Winthrop Intelligence LLC et al v. Harvard Cider Company, LLC et al
ORDER granting 118 Motion to Stay. For the reasons stated fully herein, the Court GRANTS intervenor's Motion to Stay. SO ORDERED by Magistrate Judge S. Kato Crews on 11-16-2020. (skclc2).
IN THE UNITED STATES DISTRICT COURT
FOR THE DISTRICT OF COLORADO
U.S. Magistrate Judge S. Kato Crews
Civil Action No. 1:18-cv-02205-CMA-SKC
WINTHROP INTELLIGENCE, LLC, and
ROBERT SCOTT BROOKS,
HARVARD CIDER COMPANY, LLC
CHASE BROOKS, and
MARK FINNEGAN, JR.
SAMUEL C. COPELAND,
ORDER GRANTING INTERVENOR’S MOTION TO STAY [#118]
This Order addresses Intervenor Samuel C. Copeland’s (“Copeland”) Motion to
Stay Discovery (“Motion”) [#118] pending resolution of his Motion to Dismiss for Lack of
Subject Matter Jurisdiction. District Judge Arguello referred the Motion to the magistrate
judge. No party filed a response to the Motion. The Court has reviewed the Motion, the
docket, and applicable case law and finds no hearing is necessary. For the reasons
below, the Motion is GRANTED.
Copeland was granted intervention as a matter of right in this action for the limited
purpose of arguing for dismissal or a stay. [#52]. In the Motion, he alleges this is a
collusive lawsuit orchestrated by Plaintiffs and Defendants to secure a fraudulent
multimillion dollar judgment. [#56]. Neither Plaintiffs nor Defendants filed a response to
The Federal Rules of Civil Procedure do not provide for the stay of proceedings
while a motion to dismiss is pending. Instead, Rule 1 instructs the Federal Rules of Civil
Procedure “shall be construed and administered to secure the just, speedy, and
inexpensive determination of every action.” The decision to issue a protective order and
thereby stay discovery is within the sound discretion of the trial court. Diaz v. Paul J.
Kennedy Law Firm, 289 F.3d 671, 674 (10th Cir. 2002). But stays are the exception in
this judicial district, not the rule. Bustos v. United States, 257 F.R.D. 617, 623 (D. Colo.
2009) (“This District generally disfavors stays of discovery.”). Thus, “[t]he right to proceed
in court should not be denied except under the most extreme circumstances.” Commodity
Futures Trading Comm’n v. Chilcott Portfolio Mgmt., 713 F.2d 1477, 1484 (10th Cir.
Upon a showing of good cause, a protective order is appropriate to stay discovery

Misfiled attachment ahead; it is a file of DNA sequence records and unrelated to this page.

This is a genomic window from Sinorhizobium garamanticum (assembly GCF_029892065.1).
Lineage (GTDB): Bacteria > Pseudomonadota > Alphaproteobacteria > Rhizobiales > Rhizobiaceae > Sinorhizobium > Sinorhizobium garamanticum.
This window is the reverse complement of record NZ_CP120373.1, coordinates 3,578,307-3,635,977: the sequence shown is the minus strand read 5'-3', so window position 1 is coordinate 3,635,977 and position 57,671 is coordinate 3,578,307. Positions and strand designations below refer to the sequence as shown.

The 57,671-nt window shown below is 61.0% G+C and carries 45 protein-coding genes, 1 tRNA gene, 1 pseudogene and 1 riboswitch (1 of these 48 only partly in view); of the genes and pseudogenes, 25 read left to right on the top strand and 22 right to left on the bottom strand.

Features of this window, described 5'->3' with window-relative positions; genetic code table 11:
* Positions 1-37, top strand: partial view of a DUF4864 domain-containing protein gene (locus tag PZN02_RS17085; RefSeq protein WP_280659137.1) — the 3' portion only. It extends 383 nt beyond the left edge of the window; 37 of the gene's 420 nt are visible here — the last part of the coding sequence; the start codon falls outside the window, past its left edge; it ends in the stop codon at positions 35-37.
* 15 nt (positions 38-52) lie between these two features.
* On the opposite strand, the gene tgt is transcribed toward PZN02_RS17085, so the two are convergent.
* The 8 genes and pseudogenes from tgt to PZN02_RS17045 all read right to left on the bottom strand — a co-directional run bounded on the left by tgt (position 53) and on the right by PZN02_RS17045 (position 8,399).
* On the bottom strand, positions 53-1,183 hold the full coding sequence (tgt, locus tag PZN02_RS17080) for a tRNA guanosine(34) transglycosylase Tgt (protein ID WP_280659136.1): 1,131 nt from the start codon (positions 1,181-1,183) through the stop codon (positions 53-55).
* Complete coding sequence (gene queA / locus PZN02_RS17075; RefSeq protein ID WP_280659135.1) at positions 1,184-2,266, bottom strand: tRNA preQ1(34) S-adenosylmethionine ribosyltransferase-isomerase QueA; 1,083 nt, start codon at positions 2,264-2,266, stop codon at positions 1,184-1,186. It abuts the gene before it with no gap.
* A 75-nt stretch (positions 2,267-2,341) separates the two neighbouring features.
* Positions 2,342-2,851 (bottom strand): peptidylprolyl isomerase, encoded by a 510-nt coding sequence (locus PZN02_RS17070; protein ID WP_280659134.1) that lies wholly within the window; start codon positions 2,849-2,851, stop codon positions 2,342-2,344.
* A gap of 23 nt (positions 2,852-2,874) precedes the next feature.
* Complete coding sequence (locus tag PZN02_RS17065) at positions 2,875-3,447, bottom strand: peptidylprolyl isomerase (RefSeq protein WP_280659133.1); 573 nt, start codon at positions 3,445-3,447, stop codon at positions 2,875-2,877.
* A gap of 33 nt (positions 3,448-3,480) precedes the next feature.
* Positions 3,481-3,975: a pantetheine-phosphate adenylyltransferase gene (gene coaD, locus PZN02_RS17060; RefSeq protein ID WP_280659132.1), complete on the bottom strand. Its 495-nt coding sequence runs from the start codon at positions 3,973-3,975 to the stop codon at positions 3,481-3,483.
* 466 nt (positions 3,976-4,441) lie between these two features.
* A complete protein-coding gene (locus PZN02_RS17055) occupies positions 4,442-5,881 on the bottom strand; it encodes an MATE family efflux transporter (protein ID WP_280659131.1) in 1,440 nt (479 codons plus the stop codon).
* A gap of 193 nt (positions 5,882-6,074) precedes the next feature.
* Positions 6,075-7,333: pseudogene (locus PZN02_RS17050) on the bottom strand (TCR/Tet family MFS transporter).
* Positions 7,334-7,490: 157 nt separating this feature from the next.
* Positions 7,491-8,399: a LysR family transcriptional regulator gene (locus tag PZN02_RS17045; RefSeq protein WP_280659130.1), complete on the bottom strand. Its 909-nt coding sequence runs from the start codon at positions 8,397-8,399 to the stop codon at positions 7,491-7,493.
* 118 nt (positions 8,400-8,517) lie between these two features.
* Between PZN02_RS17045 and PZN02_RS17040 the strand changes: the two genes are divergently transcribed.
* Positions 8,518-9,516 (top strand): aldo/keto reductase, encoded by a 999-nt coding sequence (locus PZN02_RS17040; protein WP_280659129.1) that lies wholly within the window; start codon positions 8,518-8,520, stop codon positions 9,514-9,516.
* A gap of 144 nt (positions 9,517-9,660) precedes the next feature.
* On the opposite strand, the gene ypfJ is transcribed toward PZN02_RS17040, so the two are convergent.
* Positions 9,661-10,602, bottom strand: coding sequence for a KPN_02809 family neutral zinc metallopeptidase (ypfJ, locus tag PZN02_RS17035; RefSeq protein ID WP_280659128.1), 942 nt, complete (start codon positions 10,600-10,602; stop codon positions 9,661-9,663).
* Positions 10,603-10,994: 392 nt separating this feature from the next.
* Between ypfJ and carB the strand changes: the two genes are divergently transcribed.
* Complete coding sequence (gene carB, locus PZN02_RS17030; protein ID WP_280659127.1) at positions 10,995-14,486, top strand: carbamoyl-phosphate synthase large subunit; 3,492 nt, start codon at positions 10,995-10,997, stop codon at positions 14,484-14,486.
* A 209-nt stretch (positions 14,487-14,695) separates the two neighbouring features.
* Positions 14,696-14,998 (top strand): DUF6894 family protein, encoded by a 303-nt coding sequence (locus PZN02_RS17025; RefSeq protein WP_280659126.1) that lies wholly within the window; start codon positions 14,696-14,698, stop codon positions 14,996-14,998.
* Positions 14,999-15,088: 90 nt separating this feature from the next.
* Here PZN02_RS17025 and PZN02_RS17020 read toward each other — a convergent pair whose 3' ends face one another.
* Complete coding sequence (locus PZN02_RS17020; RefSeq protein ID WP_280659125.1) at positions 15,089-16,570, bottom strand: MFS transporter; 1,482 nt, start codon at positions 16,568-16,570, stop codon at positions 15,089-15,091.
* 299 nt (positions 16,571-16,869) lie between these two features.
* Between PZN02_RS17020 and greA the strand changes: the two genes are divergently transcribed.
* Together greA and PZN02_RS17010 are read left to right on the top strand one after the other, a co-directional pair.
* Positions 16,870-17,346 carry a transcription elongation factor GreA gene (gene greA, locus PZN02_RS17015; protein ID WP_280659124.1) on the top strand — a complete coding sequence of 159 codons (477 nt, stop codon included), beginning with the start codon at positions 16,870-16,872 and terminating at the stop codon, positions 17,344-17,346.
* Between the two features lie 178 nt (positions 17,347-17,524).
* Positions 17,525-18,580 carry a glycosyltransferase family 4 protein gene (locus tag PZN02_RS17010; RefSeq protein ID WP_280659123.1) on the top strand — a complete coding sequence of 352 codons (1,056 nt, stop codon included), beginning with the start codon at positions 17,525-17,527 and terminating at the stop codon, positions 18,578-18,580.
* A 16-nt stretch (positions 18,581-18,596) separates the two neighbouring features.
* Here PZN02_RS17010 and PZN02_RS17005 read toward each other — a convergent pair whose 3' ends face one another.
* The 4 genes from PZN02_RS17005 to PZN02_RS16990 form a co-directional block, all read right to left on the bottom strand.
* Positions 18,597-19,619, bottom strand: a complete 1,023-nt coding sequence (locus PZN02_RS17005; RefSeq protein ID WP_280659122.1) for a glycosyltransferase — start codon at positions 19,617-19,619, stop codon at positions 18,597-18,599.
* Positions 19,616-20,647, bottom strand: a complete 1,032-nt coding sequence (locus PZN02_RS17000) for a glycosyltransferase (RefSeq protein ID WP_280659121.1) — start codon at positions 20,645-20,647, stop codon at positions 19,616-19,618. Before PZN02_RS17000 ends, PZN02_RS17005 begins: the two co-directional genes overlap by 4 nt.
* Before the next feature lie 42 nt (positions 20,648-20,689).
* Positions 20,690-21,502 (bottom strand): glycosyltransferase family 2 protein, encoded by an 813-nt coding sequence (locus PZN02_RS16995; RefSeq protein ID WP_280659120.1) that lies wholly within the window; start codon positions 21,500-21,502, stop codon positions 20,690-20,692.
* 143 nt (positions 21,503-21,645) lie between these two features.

to “protect a party or person from annoyance, embarrassment, oppression, or undue
burden or expense.” Fed. R. Civ. P. 26(c). Courts consider the propriety of a stay by
balancing five factors: (1) Plaintiff’s interests in proceeding expeditiously and the potential
prejudice to Plaintiffs due to a delay; (2) the burden on the Defendants if no stay is issued;
(3) the convenience to the court; (4) the interests of non-parties; and, (5) the public
interest. String Cheese Incident, LLC v. Stylus Shows, Inc., No. 02-cv-01934-LTB-PAC,
2006 WL 894955, at *2 (D. Colo. Mar. 30, 2006). Considering these factors, the Court
concludes a stay is warranted.
In their respective Answers to the Amended Complaint, Defendants each admitted
nearly every single allegation pleaded by Plaintiffs against them. [#9; #11; #12; see also
#14 and its proposed Section 4 (Undisputed Facts).] Thus, there apparently is no
discovery to be had among Plaintiffs and Defendants because Defendants have
confessed the case. As a result, despite Defendants’ apparent eagerness to accept
judgments against them, the Court finds they will suffer no prejudice from a delay since
no discovery (or extremely limited discovery) need be had between Plaintiffs and
Defendants. As a result, a stay would neither pose a burden on Defendants nor prejudice
Plaintiffs. Nor would it inconvenience the Court since little to no discovery is required
based on Defendants’ wholesale admissions of the allegations against them. Further,
neither Plaintiffs nor Defendants responded to the Motion; therefore, they have claimed
no burden or prejudice from a stay. The first, second, and third String Cheese factors
favor a stay.
In terms of the fourth and fifth factors, Copeland claims “this is a collusive lawsuit
in which plaintiffs and defendants conspire to secure a fraudulent multi-million dollar
judgment from this Court.” [#118 at p.2.] These are serious allegations which, if true, shed
light on the oddity of three Defendants each admitting, nearly wholesale, every allegation
against them in Plaintiffs’ Amended Complaint. Indeed, District Judge Arguello
determined good cause did not exist to dismiss Defendant Chase Brooks from the case
(after Plaintiffs sought his dismissal) because Copeland’s Motion to Dismiss “asserts that
Defendant Chase Brooks knowingly participated in a conspiracy to defraud this Court and
secure a baseless, multi-million dollar judgment. Accordingly, the Motion to Dismiss
Chase Brooks with Prejudice is DENIED so the Court may review the arguments and
evidence against Chase Brooks on the merits.” [#128.]
The Court finds non-parties and the public have a compelling interest in parties
who may file “a collusive lawsuit in which plaintiffs and defendants conspire to secure a
fraudulent multi-million dollar judgment from this Court.” Thus, staying these proceedings
to get to the bottom of the matter pending resolution of the Motion to Dismiss is in the
public interest and those of non-parties. The fourth and fifth factors favor a stay.
For good cause shown, the Court GRANTS the Motion to Stay pending resolution
of the Motion to Dismiss.
DATED: November 16, 2020.
BY THE COURT:
S. Kato Crews
U.S. Magistrate Judge
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